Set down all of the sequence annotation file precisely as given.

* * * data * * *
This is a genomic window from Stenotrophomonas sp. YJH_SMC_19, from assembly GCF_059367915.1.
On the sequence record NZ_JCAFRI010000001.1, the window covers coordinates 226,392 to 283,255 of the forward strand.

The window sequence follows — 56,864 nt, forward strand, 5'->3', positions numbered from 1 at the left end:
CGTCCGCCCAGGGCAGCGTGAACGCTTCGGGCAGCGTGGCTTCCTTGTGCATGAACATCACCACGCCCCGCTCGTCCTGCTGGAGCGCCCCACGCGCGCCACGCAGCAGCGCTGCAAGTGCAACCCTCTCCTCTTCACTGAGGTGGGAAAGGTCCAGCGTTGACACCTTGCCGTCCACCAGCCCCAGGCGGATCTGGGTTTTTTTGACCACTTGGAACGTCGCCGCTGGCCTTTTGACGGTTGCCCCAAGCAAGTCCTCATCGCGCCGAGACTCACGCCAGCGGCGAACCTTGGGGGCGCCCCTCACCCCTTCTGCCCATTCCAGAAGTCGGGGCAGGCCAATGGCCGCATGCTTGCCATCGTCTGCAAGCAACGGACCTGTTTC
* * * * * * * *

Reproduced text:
This is a genomic window from Stenotrophomonas sp. YJH_SMC_19, from assembly GCF_059367915.1.
On the sequence record NZ_JCAFRI010000001.1, the window covers coordinates 226,392 to 283,255 of the forward strand.

The window sequence follows — 56,864 nt, forward strand, 5'->3', positions numbered from 1 at the left end:
CGTCCGCCCAGGGCAGCGTGAACGCTTCGGGCAGCGTGGCTTCCTTGTGCATGAACATCACCACGCCCCGCTCGTCCTGCTGGAGCGCCCCACGCGCGCCACGCAGCAGCGCTGCAAGTGCAACCCTCTCCTCTTCACTGAGGTGGGAAAGGTCCAGCGTTGACACCTTGCCGTCCACCAGCCCCAGGCGGATCTGGGTTTTTTTGACCACTTGGAACGTCGCCGCTGGCCTTTTGACGGTTGCCCCAAGCAAGTCCTCATCGCGCCGAGACTCACGCCAGCGGCGAACCTTGGGGGCGCCCCTCACCCCTTCTGCCCATTCCAGAAGTCGGGGCAGGCCAATGGCCGCATGCTTGCCATCGTCTGCAAGCAACGGACCTGTTTC